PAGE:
It's also mysterious because you can't immediately see the fruits of your labor. You have to throw some manure and water on it, say a prayer, and hope for the best. Maybe in a couple of weeks, something great will happen and that's when it really gets exciting. At least it is for me.
Something is Happening Here
It was fascinating watching the vines start to grow and quickly take over my gourd structure.
Variety is the Spice of Life
While there are several hundred different kinds of gourds, my focus was on some common hard-shelled varieties. I planted bushels, birdhouses, dippers, long-handled dippers, and luffa. From what I understand, gourds have both male and female flowers that appear. Then it is up to our pollinators who move from flower to flower. Once they do their work, a gourd will appear.
That's when it really gets exciting! The vines and gourds grow quickly and boy are they thirsty. They are so fun to watch grow; wondering how big they'll get, what shape they'll take, and what color they will be.
Before long, my vines were heavy with gourds! I had no idea how heavy. Next year will definitely need something stronger across the top.
Check out the slideshow!
"Hindsight is 20/20"
The only pest I encountered was aphids. I went out one morning and found some on a couple of my dipper gourds. There are a couple of ways I learned to deal with this. I am hesitant to use insecticides because they not only kill the pests but the pollinators as well. So, I opted to use a natural deterrent like peppermint. I used some in a spray bottle but I should have diluted it first because it was too harsh on the gourds. Hopefully, it didn't create permanent damage, I'll know after they dry out.
The best method I found was to knock them off the gourds into a bowl of soapy water. That's easy enough and kills them instantly. Aphids also have natural predators like stink bugs, grasshoppers, and ladybugs. All of which I have plenty of. If anything, at least I know stink bugs have a purpose besides chicken feed.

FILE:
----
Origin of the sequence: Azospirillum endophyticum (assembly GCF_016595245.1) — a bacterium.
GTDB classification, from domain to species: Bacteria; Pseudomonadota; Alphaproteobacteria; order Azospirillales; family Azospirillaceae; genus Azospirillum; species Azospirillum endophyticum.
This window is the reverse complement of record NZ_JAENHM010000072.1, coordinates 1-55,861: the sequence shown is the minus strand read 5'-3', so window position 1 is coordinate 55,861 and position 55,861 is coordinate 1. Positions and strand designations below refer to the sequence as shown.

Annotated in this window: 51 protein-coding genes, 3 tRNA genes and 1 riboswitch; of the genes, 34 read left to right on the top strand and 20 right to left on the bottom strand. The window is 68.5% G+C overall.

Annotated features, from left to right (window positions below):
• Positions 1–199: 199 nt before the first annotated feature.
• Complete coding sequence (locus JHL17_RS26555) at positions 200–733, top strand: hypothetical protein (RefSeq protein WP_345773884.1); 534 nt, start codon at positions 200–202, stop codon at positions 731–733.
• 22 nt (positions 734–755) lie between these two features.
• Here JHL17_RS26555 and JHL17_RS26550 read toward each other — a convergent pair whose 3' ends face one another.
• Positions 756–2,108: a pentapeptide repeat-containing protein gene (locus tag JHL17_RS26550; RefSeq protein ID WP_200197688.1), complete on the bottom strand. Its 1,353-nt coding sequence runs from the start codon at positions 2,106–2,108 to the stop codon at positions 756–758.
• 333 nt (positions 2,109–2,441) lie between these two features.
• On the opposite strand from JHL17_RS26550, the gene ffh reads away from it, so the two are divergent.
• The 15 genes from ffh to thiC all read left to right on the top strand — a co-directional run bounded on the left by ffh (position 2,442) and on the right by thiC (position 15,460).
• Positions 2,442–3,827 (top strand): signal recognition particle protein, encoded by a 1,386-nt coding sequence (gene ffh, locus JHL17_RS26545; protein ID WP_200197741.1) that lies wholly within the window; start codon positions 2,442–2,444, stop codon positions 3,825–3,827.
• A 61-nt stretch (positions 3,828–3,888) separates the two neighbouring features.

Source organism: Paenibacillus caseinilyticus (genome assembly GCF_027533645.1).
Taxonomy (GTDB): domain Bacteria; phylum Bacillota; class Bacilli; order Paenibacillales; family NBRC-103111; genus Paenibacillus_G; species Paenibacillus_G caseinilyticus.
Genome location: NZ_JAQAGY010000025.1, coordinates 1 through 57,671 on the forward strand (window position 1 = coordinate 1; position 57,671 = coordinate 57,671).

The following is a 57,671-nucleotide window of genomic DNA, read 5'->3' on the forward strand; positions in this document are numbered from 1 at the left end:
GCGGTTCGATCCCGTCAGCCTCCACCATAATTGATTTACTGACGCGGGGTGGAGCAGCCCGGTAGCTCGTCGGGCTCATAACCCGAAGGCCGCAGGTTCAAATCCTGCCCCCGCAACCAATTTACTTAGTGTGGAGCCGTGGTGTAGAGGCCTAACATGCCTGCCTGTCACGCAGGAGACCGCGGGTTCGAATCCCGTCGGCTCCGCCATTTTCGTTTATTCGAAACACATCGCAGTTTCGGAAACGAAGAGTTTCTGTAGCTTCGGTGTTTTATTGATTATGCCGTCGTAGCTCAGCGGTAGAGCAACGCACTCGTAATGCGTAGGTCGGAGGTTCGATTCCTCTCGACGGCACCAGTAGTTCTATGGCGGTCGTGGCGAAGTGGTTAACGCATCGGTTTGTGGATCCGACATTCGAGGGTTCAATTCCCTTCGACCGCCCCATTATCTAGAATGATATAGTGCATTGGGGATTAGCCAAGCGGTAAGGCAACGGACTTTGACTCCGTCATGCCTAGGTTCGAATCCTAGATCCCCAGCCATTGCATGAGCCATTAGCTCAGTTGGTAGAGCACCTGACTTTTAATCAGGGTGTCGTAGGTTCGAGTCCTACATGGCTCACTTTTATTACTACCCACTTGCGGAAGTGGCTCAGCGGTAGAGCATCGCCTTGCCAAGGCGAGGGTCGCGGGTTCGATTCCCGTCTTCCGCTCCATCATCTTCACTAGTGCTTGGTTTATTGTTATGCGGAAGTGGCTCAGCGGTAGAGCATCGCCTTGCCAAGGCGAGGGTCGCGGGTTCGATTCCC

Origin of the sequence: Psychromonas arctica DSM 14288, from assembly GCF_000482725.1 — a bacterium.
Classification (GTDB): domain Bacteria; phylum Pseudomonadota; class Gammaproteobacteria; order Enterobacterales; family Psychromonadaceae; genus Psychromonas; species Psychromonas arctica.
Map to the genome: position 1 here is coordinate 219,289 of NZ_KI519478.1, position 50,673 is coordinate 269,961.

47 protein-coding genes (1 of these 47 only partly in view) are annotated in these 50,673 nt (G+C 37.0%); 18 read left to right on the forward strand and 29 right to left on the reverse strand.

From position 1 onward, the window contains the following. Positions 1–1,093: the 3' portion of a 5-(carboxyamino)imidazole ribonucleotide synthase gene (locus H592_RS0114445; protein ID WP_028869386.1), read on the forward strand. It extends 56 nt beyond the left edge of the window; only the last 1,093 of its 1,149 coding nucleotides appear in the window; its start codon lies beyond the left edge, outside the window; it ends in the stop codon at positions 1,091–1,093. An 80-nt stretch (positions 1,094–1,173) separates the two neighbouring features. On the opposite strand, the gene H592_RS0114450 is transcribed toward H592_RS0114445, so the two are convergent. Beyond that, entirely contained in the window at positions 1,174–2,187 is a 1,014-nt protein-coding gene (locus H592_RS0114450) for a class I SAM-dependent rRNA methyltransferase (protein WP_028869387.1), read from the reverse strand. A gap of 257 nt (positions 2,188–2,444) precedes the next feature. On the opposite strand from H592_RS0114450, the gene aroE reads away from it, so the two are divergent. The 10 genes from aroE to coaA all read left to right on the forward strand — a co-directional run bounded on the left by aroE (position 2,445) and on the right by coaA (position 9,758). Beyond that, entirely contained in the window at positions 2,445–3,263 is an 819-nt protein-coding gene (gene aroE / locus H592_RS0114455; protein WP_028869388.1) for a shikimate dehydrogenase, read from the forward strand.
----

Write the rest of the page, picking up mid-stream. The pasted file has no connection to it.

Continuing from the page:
Let the Nastiness Begin
Be prepared because they get very moldy and gross looking. I happen to be highly allergic to mold so, I use gloves and a mask when handling them and cut them leaving a couple of inches of stem intact. Currently, I have picked some, have some still growing on the vine, and some that didn't make it at all.
Gourds lose all their water during the drying process and because of mold, will need to be placed far from the house. I found an area out of the elements for the ones I picked and placed them on a pallet to dry. They need open-air circulation and to be turned every week or so. It can take anywhere from a couple of weeks to months for them to fully dry depending on the size.
The next step will be cleaning them once they are fully dried out. I will know it is time when I shake them and hear the seeds shake inside. After they are cleaned, I will be able to handle them safely.
I can't wait until the hard part is done and I can focus on turning them into something unique and beautiful. That'll be fun and I have so many ideas in mind. I can't wait to get started and as I mentioned, the idea of using something I grew myself and turning it into creative artwork is thrilling. It's something I haven't tried before.
Thank you for reading and have a blessed day.